Although the recycling business is only a fraction of the solid waste collection and disposal business in size, it, unsurprisingly, garnered outsized attention, given China’s recent actions and their subsequent impact. (See our December Business Insights for background) Only Waste Management reported before WasteExpo, so the other publicly-traded companies had to be more guarded in their words, but nevertheless, WasteExpo still provided the first public forum since both China’s import bans on mixed paper and plastics and the 0.5 percent contamination standard were implemented. A number of key consensus themes seemed to emerge. First, China is not bluffing. As opposed to six months ago, when there was significant skepticism on the intent and extent of enforcement, the current feeling is that China is very serious and likely to strictly enforce its new mandates. It was also noted that the Trump administration’s recent trade actions pull recycling into the broader, less controllable political realm. Second, the fallout from China’s actions is worse than anticipated even two months ago. The 0.5 percent contamination standard and subsequent fear of having a rejected load has dramatically curtailed exports to China. Less than a handful of materials recovery facilities (MRFs) can meet that standard at all, and even then, not economically on a large scale. Thus, even as import licenses are now increasingly being granted, actual shipments are well below those license levels—in the first quarter, recycled paper exports are down 93 percent and recycled plastics 95 percent. And, although imports to alternative markets like India and Southeast Asia are spiking, they still cannot import the sheer tonnage that China did, so the resultant supply glut has pressured recycled paper prices more dramatically than had been forecast even two months ago. Surprisingly, plastic prices (at least HDPE and PET) are holding up. Unlike recycled paper, more haulers had already utilized domestic plastic outlets, and more recycled plastic processing facilities are popping up, which can happen much more quickly and cheaply than for recycled paper. That said, it can still be tough to find a home for mixed, post-consumer recycled plastic bales, especially numbers 3-7. The impact from China’s actions was first felt most keenly on the West Coast, given its dependence on export markets, but is now spreading inland, with 14 states heavily impacted and another 10 states feeling a noticeable negative impact. Landfill waivers granted by state regulators are on the rise.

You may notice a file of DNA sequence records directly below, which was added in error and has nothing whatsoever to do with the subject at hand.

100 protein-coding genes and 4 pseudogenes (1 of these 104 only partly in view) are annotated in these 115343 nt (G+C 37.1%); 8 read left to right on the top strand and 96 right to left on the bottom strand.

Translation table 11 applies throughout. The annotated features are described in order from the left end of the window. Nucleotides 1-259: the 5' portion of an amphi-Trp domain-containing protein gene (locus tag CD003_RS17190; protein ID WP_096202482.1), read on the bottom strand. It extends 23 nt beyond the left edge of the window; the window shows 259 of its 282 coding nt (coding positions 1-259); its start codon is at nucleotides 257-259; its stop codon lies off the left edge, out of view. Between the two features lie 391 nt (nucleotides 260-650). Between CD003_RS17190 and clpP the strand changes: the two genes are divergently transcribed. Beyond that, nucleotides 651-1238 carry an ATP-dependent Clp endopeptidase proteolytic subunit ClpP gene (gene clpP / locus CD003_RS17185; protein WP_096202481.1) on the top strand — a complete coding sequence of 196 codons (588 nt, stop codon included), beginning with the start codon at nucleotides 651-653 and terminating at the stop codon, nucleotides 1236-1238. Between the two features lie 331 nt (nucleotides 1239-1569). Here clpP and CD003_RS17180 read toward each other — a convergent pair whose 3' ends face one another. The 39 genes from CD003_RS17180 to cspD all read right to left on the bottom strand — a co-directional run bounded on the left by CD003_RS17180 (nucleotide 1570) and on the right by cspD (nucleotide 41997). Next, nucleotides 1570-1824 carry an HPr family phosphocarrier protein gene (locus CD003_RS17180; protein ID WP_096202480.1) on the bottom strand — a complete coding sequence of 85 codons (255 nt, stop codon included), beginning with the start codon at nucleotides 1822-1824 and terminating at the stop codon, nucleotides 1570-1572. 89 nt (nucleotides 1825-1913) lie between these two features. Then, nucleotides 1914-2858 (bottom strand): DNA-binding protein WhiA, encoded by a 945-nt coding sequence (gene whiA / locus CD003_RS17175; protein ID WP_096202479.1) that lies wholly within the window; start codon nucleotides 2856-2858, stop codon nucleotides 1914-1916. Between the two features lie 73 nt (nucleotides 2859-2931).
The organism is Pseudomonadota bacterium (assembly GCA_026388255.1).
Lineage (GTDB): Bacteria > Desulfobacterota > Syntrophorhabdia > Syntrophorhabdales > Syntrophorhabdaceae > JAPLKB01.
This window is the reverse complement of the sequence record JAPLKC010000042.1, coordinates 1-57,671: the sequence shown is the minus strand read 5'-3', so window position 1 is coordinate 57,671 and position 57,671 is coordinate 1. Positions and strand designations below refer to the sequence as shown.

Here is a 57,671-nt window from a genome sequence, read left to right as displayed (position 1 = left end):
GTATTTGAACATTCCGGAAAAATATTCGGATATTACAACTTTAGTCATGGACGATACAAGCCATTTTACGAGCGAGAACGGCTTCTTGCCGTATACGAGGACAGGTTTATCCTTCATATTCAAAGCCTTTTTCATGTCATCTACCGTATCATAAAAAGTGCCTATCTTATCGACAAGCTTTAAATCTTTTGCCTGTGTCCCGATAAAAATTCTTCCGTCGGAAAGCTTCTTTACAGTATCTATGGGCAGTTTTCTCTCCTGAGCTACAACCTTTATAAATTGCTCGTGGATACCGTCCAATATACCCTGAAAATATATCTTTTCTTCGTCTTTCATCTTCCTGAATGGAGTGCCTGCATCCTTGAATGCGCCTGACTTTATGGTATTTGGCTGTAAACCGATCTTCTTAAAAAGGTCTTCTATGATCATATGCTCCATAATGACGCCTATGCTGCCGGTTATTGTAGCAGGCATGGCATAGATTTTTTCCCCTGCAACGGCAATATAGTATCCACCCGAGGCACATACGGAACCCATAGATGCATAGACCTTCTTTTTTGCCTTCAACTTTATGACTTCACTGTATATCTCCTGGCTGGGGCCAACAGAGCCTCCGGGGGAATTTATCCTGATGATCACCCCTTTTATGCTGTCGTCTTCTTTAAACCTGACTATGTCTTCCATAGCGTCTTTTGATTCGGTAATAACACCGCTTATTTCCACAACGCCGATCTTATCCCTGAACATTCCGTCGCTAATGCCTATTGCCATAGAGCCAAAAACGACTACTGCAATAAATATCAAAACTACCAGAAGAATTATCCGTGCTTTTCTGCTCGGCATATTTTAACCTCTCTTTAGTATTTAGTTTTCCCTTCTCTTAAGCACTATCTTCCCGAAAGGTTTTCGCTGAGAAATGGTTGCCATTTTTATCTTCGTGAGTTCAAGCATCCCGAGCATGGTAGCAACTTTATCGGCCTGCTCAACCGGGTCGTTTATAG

All that said, most industry participants felt a pricing bottom has been put in, at least for old corrugated cardboard (OCC) and old news, and at least for export and probably domestic. The bigger debate now seems to be how much of a rebound could be expected and in what time frame. Republic Services’ management noted continued fiber and packaging demand, low inventories of OCC in China, relatively high virgin pulp prices and typical seasonality as factors pointing to a likely rebound in pricing. Mixed paper, on the other hand, has people throwing up their hands with no real prospect of a recovery in sight. Lastly, although there was some disagreement on how much consumers and businesses are willing to pay for recycling, what WAS a universal theme among all the company executives at the Waste360/Stifel Investor Summit (and in other WasteExpo forums) is that the recycling business model must be changed and fixed. Companies must continue to move to a processing cost/fee-based model to recover rising recycling costs and away from the traditional commodity price-based model. Part and parcel of this is educating customers and municipalities on the current realities and that recycling is not free (and the price will be going up)! Anecdotally, it was noted that a few recent, large municipal recycling contracts had received no bids. And obviously, all felt that rising contamination in the inbound streams had to be tackled and reduced, though most felt that single stream recycling was here to stay. On the first quarter conference call, Waste Management executives noted their hope that the focus would turn back to true recycling—using recycled commodities to reduce the consumption of natural resources—and away from diversion, and that was echoed by other players at WasteExpo. The emphasis on diversion has certainly been a culprit in rising contamination, as it encourages all kinds of unrecyclable items to be put in the single stream bin!